By Michelle St. Onge
They are unmistakable icons of a favorite American pastime. One glimpse of the shiny silver shell of an Airstream trailer traveling down the highways in summer time almost immediately conjures up memories of family camping and American nostalgia.
Airstream trailers have been in production since 1931, according to Steven Clement, president of GSM by Nomad in Plattsburgh. “Today Airstream is part of Thor Industries, which is the largest trailer company in the world,” explained Clement. While new Airstream trailers are still coming off the line, many enthusiasts covet the older models with an eye to restoring them to their original condition. Company co-owner and CEO Guillaume Langevin described the increase in popularity of these older Airstream trailers in recent years. “There is a retro-vibe going on right now. Things from the 50’s, 60’s, and 70’s have become more mainstream.”
Clement and Langevin became business partners after meeting in Montreal where they both lived and worked. Clement had a lifelong passion for Airstream trailers and dreamed of someday owning one. He came up with a business idea to buy the trailers, convert them to lounges and rent them out for corporate events in the Montreal area. While he considered the idea, he happened upon Langevin at a social gathering. The two men hit it off and began to explore the business idea seriously. Langevin recalled, “I was an account executive at the time and I was chained to the phone in my office. I knew I needed to get out and do something different. After we talked a bit, I told him (Clement) I was all in.”
Clement and Langevin started their first Montreal-based company called Nomad Mobile Space in 2009. Their list of high profile rental clients has included big players like the Mayor of Montreal’s foundation, the Barefoot Wine Company, the rock band Supertramp, and a near-connection foiled only by logistics with celebrity Elton John.
Their first order of business was to find, purchase and renovate a small fleet of the Airstream trailers. It turned out that there were only five companies in North America who offer restoration and renovation of the trailers. “The company was called GSM Vehicles, right here in Plattsburgh,” recalled Clement.
At the time GSM was owned by businessman Morley Smith. Throughout several months of using the quality services provided by GSM, Clement began to see a possible business opportunity that would take his passion for restoring Airstream trailers even further.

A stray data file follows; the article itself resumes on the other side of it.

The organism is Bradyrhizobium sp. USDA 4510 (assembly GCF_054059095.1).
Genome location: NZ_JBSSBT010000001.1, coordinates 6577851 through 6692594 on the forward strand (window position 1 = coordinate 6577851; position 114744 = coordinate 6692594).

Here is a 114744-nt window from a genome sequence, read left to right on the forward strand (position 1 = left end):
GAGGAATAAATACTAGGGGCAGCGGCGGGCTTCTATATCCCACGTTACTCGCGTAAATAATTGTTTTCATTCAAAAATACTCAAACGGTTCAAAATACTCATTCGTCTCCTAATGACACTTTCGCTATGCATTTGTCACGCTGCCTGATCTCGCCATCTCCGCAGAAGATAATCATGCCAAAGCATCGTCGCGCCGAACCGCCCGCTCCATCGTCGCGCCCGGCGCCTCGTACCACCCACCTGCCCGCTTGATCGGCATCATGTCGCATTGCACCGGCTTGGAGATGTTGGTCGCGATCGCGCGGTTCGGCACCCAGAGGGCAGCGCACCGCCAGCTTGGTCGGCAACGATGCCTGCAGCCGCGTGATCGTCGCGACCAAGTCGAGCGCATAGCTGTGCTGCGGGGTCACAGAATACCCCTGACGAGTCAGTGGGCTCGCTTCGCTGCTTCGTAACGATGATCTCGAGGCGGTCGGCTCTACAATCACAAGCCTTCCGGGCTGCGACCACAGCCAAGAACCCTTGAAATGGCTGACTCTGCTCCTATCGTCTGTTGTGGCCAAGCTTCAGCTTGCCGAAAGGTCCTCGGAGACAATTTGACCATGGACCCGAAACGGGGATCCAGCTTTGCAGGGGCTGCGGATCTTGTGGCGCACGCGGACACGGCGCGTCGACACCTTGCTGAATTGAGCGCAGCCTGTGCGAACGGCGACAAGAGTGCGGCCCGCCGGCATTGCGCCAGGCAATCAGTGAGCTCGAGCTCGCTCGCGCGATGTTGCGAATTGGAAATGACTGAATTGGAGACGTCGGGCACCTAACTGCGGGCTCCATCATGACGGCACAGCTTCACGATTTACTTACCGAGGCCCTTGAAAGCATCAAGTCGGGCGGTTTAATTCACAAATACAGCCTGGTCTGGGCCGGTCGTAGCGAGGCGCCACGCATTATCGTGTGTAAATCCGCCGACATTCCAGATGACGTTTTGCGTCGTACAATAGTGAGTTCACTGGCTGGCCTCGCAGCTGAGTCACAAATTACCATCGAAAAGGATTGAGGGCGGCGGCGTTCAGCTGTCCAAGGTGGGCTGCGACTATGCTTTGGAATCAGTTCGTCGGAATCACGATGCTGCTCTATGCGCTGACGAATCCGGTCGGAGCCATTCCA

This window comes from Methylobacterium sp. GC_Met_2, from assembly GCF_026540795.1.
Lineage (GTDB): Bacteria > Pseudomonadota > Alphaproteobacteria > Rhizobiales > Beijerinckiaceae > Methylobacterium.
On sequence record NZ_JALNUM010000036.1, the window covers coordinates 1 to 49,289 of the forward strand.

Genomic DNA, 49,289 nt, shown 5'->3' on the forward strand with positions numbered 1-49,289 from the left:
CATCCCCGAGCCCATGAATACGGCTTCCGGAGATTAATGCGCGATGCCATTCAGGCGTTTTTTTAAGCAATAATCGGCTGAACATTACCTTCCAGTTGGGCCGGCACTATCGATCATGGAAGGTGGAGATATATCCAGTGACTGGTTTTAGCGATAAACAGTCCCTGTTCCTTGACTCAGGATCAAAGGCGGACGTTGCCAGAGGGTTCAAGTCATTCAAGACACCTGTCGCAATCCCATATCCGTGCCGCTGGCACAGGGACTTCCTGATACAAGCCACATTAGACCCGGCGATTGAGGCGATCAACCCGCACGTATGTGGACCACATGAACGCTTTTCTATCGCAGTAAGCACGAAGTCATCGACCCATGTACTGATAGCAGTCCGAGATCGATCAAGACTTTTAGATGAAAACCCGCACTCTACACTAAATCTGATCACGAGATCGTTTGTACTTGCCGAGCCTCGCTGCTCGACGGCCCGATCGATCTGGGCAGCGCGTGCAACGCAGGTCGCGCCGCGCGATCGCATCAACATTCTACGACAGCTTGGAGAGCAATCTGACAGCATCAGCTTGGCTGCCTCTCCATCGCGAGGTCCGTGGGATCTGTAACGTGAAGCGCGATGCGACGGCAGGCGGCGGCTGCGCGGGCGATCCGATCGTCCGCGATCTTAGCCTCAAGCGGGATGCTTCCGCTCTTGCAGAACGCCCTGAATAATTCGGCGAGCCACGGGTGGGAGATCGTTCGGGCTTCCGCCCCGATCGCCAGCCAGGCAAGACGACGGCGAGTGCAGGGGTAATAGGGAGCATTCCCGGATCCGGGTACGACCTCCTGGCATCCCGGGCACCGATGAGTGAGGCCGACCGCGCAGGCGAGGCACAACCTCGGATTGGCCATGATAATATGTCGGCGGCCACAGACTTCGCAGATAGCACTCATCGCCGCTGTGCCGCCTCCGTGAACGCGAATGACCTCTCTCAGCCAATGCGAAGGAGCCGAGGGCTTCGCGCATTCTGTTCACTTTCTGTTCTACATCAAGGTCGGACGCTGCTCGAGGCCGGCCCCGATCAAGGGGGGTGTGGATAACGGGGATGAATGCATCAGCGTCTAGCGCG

In March of 2011, Smith accepted Clement and Langevin’s offer to purchase the company and GSM by Nomad became the two entrepreneurs’ second business. “At the time our plan was to live in Montreal and run this business from there, but it took off so fast that we had to change that plan,” explained Clement. He credits the company’s initial success to offering personalized customer service and treating their customers like family. “We really get to know our customers. Almost all of them become our friends,” he added.
Not Your Average Trailer
When Clement and Langevin began the renovation of their first Airstream trailer, they were surprised at how quickly the costs added up. “We started with $100,000 and thought we could get four Airstreams going,” said Clement with a laugh. “We’ve put $103,000 into the first one already and it is functional but not complete.”
The reason for the high costs is twofold. First, the unique rounded shape of the trailer shell requires customization of almost every piece of furniture, appliance and hardware that goes into it. Second, is a new trend known as “glamping,” which refers to adding modern style and glamour to the traditional interior of the trailers. Extras such as stainless steel appliances, flat screen T.V.’s, and full bathrooms complete with showers and porcelain toilets are all part of this new revival of Airstream campers.
Behind the walls and under the floors of the Airstreams lie typical home systems for plumbing, electricity, heating, and air conditioning. Each of these systems must also be customized in order to fit the aerodynamic shape of the trailer. A staff designer works to draw up a concept for each trailer, including the floor plan, furniture, and appliances. For commercial customers, this also includes incorporating corporate colors, finishes and overall feel of the space.
A total of 12 full time employees currently work at GSM by Nomad to make each customer’s vision for their Airstream a reality. In addition to the designer, there are sheet metal workers, cabinetry experts, plumbers, electricians, and paint and finishing specialists. “The final touch is cleaning and detailing, which is critically important,” explained Clement. GSM by Nomad plans to hire a sales and marketing team in the near future.